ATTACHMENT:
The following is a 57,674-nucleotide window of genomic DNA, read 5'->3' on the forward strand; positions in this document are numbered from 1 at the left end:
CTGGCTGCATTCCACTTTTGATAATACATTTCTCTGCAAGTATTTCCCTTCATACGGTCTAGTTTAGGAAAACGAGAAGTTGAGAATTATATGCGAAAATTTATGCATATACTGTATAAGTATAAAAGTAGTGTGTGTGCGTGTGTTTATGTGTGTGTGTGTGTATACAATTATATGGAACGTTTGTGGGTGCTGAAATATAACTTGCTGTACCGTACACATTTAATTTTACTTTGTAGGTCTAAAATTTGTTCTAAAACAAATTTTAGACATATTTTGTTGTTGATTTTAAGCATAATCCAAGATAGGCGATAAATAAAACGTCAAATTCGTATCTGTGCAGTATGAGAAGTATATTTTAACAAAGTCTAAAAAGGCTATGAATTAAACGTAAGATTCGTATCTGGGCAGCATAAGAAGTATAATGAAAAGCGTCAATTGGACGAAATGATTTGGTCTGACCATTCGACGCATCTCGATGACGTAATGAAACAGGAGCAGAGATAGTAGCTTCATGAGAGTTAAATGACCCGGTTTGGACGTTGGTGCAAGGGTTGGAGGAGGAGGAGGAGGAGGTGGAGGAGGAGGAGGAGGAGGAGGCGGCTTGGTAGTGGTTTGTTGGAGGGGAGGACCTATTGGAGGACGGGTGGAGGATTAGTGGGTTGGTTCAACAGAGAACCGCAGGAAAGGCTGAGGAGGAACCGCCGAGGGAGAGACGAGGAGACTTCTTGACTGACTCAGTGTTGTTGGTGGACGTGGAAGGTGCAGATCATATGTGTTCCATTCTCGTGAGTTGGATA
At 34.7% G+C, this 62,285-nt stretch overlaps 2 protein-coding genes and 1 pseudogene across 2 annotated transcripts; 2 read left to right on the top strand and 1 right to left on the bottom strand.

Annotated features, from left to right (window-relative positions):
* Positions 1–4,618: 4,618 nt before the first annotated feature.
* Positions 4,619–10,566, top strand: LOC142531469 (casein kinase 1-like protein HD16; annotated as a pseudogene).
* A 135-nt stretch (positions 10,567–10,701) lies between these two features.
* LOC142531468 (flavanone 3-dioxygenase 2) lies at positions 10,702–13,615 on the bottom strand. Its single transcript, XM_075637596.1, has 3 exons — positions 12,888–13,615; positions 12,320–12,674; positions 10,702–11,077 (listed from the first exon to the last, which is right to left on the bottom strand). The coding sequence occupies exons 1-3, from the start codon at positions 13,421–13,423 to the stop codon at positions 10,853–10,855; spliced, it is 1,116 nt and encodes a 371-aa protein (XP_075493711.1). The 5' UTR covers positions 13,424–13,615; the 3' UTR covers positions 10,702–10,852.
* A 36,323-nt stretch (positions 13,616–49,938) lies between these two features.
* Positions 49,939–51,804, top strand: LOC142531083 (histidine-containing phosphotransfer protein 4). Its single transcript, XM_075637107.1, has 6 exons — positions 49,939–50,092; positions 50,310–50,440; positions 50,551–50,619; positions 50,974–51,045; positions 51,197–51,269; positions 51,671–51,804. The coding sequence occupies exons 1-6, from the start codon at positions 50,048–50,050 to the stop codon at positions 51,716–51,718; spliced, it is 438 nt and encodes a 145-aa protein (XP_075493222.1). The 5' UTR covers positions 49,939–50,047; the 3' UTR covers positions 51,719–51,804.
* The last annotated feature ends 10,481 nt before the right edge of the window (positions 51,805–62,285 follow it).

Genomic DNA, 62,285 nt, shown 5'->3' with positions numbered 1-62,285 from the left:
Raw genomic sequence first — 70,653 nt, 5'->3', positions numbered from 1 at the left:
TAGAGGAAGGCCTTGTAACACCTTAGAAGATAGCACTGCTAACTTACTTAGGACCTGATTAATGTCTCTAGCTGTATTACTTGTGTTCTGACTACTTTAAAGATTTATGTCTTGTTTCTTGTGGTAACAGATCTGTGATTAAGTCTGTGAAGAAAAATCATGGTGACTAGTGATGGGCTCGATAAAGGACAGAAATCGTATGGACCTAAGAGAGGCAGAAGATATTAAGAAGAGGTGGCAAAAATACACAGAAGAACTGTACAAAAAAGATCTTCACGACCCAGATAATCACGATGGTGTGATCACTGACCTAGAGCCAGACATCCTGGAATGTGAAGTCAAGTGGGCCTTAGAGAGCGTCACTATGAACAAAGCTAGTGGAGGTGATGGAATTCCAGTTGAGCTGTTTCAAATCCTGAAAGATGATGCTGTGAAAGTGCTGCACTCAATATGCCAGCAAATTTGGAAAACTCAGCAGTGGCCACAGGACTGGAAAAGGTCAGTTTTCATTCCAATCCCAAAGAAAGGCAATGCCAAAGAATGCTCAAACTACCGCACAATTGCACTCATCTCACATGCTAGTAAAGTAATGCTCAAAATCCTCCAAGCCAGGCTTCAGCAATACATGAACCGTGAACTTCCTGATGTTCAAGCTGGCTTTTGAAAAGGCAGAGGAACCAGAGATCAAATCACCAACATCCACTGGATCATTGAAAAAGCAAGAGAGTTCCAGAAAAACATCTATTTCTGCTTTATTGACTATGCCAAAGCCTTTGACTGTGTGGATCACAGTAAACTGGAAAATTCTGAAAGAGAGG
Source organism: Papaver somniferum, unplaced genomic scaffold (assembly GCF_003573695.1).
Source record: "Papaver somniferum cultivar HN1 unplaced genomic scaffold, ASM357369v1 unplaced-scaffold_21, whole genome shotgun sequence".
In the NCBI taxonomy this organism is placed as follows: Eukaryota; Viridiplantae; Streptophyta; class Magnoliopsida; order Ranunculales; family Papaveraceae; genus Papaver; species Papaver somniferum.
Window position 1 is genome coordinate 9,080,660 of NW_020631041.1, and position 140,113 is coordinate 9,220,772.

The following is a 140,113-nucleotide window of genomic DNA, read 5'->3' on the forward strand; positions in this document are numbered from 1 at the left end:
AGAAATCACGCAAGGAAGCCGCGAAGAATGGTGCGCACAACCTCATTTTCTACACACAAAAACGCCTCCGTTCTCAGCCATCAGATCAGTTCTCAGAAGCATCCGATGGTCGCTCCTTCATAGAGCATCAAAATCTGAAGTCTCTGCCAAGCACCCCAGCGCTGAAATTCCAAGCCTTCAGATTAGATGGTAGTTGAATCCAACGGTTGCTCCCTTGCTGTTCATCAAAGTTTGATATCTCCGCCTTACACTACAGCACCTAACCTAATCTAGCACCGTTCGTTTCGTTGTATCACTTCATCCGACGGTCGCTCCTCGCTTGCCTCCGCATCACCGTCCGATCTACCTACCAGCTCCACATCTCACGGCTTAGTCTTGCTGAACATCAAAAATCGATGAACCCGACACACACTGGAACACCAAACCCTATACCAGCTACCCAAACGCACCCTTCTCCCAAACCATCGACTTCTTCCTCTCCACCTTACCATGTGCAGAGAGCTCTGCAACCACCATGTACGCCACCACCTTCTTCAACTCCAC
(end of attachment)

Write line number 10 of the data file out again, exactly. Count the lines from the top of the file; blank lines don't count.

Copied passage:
* Positions 49,939–51,804, top strand: LOC142531083 (histidine-containing phosphotransfer protein 4). Its single transcript, XM_075637107.1, has 6 exons — positions 49,939–50,092; positions 50,310–50,440; positions 50,551–50,619; positions 50,974–51,045; positions 51,197–51,269; positions 51,671–51,804. The coding sequence occupies exons 1-6, from the start codon at positions 50,048–50,050 to the stop codon at positions 51,716–51,718; spliced, it is 438 nt and encodes a 145-aa protein (XP_075493222.1). The 5' UTR covers positions 49,939–50,047; the 3' UTR covers positions 51,719–51,804.